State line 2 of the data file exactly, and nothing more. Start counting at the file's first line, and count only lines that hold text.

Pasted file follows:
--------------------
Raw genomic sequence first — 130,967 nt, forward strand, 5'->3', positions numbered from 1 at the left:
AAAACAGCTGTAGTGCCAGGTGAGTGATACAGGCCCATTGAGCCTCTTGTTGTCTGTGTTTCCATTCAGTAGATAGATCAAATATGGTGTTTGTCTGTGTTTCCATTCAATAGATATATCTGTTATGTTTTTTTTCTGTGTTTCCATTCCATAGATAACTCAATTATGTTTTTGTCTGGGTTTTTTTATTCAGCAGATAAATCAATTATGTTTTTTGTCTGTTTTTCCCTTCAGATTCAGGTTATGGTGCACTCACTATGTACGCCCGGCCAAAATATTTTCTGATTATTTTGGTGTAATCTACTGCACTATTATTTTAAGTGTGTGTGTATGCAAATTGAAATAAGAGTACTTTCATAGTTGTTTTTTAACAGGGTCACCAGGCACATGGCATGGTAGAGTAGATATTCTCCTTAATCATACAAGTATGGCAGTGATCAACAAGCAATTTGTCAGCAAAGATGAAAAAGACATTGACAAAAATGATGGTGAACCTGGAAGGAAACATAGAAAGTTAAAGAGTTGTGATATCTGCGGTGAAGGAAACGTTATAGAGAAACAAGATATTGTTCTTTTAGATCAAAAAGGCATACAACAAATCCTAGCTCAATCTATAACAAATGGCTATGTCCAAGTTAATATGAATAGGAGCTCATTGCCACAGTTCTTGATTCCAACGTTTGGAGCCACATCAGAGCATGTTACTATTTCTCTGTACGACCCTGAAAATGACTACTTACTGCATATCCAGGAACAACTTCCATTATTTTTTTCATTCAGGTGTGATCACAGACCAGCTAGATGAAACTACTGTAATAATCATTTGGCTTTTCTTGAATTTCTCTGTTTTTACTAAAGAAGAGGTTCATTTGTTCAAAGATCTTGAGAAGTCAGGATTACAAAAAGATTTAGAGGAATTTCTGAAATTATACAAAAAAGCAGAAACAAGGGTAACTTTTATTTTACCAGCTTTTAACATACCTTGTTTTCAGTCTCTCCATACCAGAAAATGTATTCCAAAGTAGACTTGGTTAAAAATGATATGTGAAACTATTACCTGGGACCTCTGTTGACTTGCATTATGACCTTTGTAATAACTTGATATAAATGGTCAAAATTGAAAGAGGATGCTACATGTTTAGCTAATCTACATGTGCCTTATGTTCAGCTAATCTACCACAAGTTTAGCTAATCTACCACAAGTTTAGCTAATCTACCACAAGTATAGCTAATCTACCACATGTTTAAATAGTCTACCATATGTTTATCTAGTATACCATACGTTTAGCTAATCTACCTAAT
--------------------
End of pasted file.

AAAACAGCTGTAGTGCCAGGTGAGTGATACAGGCCCATTGAGCCTCTTGTTGTCTGTGTTTCCATTCAGTAGATAGATCAAATATGGTGTTTGTCTGTGTTTCCATTCAATAGATATATCTGTTATGTTTTTTTTCTGTGTTTCCATTCCATAGATAACTCAATTATGTTTTTGTCTGGGTTTTTTTATTCAGCAGATAAATCAATTATGTTTTTTGTCTGTTTTTCCCTTCAGATTCAGGTTATGGTGCACTCACTATGTACGCCCGGCCAAAATATTTTCTGATTATTTTGGTGTAATCTACTGCACTATTATTTTAAGTGTGTGTGTATGCAAATTGAAATAAGAGTACTTTCATAGTTGTTTTTTAACAGGGTCACCAGGCACATGGCATGGTAGAGTAGATATTCTCCTTAATCATACAAGTATGGCAGTGATCAACAAGCAATTTGTCAGCAAAGATGAAAAAGACATTGACAAAAATGATGGTGAACCTGGAAGGAAACATAGAAAGTTAAAGAGTTGTGATATCTGCGGTGAAGGAAACGTTATAGAGAAACAAGATATTGTTCTTTTAGATCAAAAAGGCATACAACAAATCCTAGCTCAATCTATAACAAATGGCTATGTCCAAGTTAATATGAATAGGAGCTCATTGCCACAGTTCTTGATTCCAACGTTTGGAGCCACATCAGAGCATGTTACTATTTCTCTGTACGACCCTGAAAATGACTACTTACTGCATATCCAGGAACAACTTCCATTATTTTTTTCATTCAGGTGTGATCACAGACCAGCTAGATGAAACTACTGTAATAATCATTTGGCTTTTCTTGAATTTCTCTGTTTTTACTAAAGAAGAGGTTCATTTGTTCAAAGATCTTGAGAAGTCAGGATTACAAAAAGATTTAGAGGAATTTCTGAAATTATACAAAAAAGCAGAAACAAGGGTAACTTTTATTTTACCAGCTTTTAACATACCTTGTTTTCAGTCTCTCCATACCAGAAAATGTATTCCAAAGTAGACTTGGTTAAAAATGATATGTGAAACTATTACCTGGGACCTCTGTTGACTTGCATTATGACCTTTGTAATAACTTGATATAAATGGTCAAAATTGAAAGAGGATGCTACATGTTTAGCTAATCTACATGTGCCTTATGTTCAGCTAATCTACCACAAGTTTAGCTAATCTACCACAAGTTTAGCTAATCTACCACAAGTATAGCTAATCTACCACATGTTTAAATAGTCTACCATATGTTTATCTAGTATACCATACGTTTAGCTAATCTACCTAAT